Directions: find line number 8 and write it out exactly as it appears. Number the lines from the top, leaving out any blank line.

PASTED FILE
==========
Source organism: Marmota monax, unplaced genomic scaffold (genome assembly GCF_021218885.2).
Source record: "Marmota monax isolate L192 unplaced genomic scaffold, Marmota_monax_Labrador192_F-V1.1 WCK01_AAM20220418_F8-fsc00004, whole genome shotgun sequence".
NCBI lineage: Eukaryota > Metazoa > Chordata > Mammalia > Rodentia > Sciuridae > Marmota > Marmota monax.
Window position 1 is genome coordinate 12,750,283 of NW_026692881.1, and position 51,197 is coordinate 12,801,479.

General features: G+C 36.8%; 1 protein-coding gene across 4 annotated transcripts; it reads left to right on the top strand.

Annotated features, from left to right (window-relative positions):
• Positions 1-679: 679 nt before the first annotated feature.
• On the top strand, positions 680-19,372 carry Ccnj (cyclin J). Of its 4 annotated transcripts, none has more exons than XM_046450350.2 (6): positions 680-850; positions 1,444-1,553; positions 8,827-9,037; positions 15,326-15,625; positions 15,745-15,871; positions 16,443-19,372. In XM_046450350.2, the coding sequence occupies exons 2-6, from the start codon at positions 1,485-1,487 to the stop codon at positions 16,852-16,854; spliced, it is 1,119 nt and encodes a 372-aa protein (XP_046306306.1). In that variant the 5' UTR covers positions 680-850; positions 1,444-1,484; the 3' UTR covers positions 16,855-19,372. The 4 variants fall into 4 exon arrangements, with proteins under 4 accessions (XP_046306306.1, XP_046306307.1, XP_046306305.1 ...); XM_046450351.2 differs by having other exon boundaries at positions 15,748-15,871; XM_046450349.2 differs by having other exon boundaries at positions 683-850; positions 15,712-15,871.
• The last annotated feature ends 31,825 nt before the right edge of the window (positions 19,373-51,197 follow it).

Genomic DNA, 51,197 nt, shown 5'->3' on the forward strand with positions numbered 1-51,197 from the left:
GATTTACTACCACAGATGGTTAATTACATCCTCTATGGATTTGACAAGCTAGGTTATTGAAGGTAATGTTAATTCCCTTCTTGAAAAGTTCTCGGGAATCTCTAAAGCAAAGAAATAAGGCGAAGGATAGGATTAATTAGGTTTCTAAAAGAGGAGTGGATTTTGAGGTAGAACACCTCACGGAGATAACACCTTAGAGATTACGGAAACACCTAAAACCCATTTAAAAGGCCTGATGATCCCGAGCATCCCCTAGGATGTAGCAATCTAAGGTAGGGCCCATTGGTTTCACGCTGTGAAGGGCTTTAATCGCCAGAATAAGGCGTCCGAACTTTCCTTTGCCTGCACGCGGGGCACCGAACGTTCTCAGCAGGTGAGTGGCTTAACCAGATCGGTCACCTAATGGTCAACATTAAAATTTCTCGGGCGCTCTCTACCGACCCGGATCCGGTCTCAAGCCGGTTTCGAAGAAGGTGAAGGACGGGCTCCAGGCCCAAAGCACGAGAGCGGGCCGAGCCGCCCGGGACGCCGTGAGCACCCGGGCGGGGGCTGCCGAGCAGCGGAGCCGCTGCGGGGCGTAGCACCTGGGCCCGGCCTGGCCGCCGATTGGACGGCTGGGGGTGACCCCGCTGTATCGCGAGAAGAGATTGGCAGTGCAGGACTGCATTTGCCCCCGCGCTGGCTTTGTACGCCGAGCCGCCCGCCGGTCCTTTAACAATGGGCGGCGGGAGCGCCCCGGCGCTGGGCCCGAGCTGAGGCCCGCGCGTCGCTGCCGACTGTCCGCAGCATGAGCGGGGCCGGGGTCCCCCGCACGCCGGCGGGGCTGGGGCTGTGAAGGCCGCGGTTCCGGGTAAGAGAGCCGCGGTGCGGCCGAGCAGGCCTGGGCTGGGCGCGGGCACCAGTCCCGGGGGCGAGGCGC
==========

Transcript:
• On the top strand, positions 680-19,372 carry Ccnj (cyclin J). Of its 4 annotated transcripts, none has more exons than XM_046450350.2 (6): positions 680-850; positions 1,444-1,553; positions 8,827-9,037; positions 15,326-15,625; positions 15,745-15,871; positions 16,443-19,372. In XM_046450350.2, the coding sequence occupies exons 2-6, from the start codon at positions 1,485-1,487 to the stop codon at positions 16,852-16,854; spliced, it is 1,119 nt and encodes a 372-aa protein (XP_046306306.1). In that variant the 5' UTR covers positions 680-850; positions 1,444-1,484; the 3' UTR covers positions 16,855-19,372. The 4 variants fall into 4 exon arrangements, with proteins under 4 accessions (XP_046306306.1, XP_046306307.1, XP_046306305.1 ...); XM_046450351.2 differs by having other exon boundaries at positions 15,748-15,871; XM_046450349.2 differs by having other exon boundaries at positions 683-850; positions 15,712-15,871.